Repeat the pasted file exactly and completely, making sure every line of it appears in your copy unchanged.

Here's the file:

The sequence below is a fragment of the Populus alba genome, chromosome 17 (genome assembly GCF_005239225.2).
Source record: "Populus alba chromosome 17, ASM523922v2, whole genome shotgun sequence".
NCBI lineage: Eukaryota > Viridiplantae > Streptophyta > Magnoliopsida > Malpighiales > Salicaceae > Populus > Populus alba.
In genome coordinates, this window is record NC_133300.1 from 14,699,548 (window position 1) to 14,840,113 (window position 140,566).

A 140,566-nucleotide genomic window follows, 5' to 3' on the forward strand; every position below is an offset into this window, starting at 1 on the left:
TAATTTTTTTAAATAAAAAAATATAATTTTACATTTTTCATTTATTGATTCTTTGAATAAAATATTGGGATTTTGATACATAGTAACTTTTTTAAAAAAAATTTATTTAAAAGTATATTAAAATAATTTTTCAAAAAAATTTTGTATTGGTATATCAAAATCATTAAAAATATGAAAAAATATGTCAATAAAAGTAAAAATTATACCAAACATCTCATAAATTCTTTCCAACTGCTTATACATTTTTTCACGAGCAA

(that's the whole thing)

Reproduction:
The sequence below is a fragment of the Populus alba genome, chromosome 17 (genome assembly GCF_005239225.2).
Source record: "Populus alba chromosome 17, ASM523922v2, whole genome shotgun sequence".
NCBI lineage: Eukaryota > Viridiplantae > Streptophyta > Magnoliopsida > Malpighiales > Salicaceae > Populus > Populus alba.
In genome coordinates, this window is record NC_133300.1 from 14,699,548 (window position 1) to 14,840,113 (window position 140,566).

A 140,566-nucleotide genomic window follows, 5' to 3' on the forward strand; every position below is an offset into this window, starting at 1 on the left:
TAATTTTTTTAAATAAAAAAATATAATTTTACATTTTTCATTTATTGATTCTTTGAATAAAATATTGGGATTTTGATACATAGTAACTTTTTTAAAAAAAATTTATTTAAAAGTATATTAAAATAATTTTTCAAAAAAATTTTGTATTGGTATATCAAAATCATTAAAAATATGAAAAAATATGTCAATAAAAGTAAAAATTATACCAAACATCTCATAAATTCTTTCCAACTGCTTATACATTTTTTCACGAGCAA